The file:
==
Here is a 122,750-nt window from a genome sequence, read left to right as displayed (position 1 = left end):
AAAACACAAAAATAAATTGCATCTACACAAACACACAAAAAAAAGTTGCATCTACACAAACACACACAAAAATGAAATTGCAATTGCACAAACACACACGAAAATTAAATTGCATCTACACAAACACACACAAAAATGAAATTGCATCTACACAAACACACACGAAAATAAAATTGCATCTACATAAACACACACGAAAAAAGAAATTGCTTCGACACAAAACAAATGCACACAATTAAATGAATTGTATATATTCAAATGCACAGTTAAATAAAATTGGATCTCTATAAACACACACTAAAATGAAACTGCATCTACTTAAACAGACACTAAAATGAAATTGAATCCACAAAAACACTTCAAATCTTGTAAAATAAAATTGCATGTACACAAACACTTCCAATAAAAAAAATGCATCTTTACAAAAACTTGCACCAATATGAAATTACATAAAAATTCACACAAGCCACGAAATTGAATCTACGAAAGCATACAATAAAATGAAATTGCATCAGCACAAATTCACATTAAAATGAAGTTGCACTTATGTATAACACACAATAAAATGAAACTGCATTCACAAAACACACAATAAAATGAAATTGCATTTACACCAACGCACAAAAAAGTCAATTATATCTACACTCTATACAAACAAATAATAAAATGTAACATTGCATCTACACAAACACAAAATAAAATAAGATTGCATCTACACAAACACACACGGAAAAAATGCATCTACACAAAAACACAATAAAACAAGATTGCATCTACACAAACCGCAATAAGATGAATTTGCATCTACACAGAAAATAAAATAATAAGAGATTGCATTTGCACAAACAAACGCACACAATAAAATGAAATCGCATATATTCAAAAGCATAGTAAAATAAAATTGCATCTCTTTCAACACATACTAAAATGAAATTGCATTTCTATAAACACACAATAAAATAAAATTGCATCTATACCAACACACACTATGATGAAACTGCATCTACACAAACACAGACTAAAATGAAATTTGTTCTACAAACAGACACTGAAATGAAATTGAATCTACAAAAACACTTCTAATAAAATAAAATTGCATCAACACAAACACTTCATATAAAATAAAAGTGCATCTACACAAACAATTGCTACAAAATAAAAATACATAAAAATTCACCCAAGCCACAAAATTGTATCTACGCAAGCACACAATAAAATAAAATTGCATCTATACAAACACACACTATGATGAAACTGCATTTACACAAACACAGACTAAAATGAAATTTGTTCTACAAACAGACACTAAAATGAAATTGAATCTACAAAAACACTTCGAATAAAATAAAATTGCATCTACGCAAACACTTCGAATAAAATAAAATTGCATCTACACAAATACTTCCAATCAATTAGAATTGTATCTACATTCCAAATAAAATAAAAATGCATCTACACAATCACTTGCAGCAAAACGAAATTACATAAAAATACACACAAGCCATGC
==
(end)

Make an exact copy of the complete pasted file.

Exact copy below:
Here is a 122,750-nt window from a genome sequence, read left to right as displayed (position 1 = left end):
AAAACACAAAAATAAATTGCATCTACACAAACACACAAAAAAAAGTTGCATCTACACAAACACACACAAAAATGAAATTGCAATTGCACAAACACACACGAAAATTAAATTGCATCTACACAAACACACACAAAAATGAAATTGCATCTACACAAACACACACGAAAATAAAATTGCATCTACATAAACACACACGAAAAAAGAAATTGCTTCGACACAAAACAAATGCACACAATTAAATGAATTGTATATATTCAAATGCACAGTTAAATAAAATTGGATCTCTATAAACACACACTAAAATGAAACTGCATCTACTTAAACAGACACTAAAATGAAATTGAATCCACAAAAACACTTCAAATCTTGTAAAATAAAATTGCATGTACACAAACACTTCCAATAAAAAAAATGCATCTTTACAAAAACTTGCACCAATATGAAATTACATAAAAATTCACACAAGCCACGAAATTGAATCTACGAAAGCATACAATAAAATGAAATTGCATCAGCACAAATTCACATTAAAATGAAGTTGCACTTATGTATAACACACAATAAAATGAAACTGCATTCACAAAACACACAATAAAATGAAATTGCATTTACACCAACGCACAAAAAAGTCAATTATATCTACACTCTATACAAACAAATAATAAAATGTAACATTGCATCTACACAAACACAAAATAAAATAAGATTGCATCTACACAAACACACACGGAAAAAATGCATCTACACAAAAACACAATAAAACAAGATTGCATCTACACAAACCGCAATAAGATGAATTTGCATCTACACAGAAAATAAAATAATAAGAGATTGCATTTGCACAAACAAACGCACACAATAAAATGAAATCGCATATATTCAAAAGCATAGTAAAATAAAATTGCATCTCTTTCAACACATACTAAAATGAAATTGCATTTCTATAAACACACAATAAAATAAAATTGCATCTATACCAACACACACTATGATGAAACTGCATCTACACAAACACAGACTAAAATGAAATTTGTTCTACAAACAGACACTGAAATGAAATTGAATCTACAAAAACACTTCTAATAAAATAAAATTGCATCAACACAAACACTTCATATAAAATAAAAGTGCATCTACACAAACAATTGCTACAAAATAAAAATACATAAAAATTCACCCAAGCCACAAAATTGTATCTACGCAAGCACACAATAAAATAAAATTGCATCTATACAAACACACACTATGATGAAACTGCATTTACACAAACACAGACTAAAATGAAATTTGTTCTACAAACAGACACTAAAATGAAATTGAATCTACAAAAACACTTCGAATAAAATAAAATTGCATCTACGCAAACACTTCGAATAAAATAAAATTGCATCTACACAAATACTTCCAATCAATTAGAATTGTATCTACATTCCAAATAAAATAAAAATGCATCTACACAATCACTTGCAGCAAAACGAAATTACATAAAAATACACACAAGCCATGC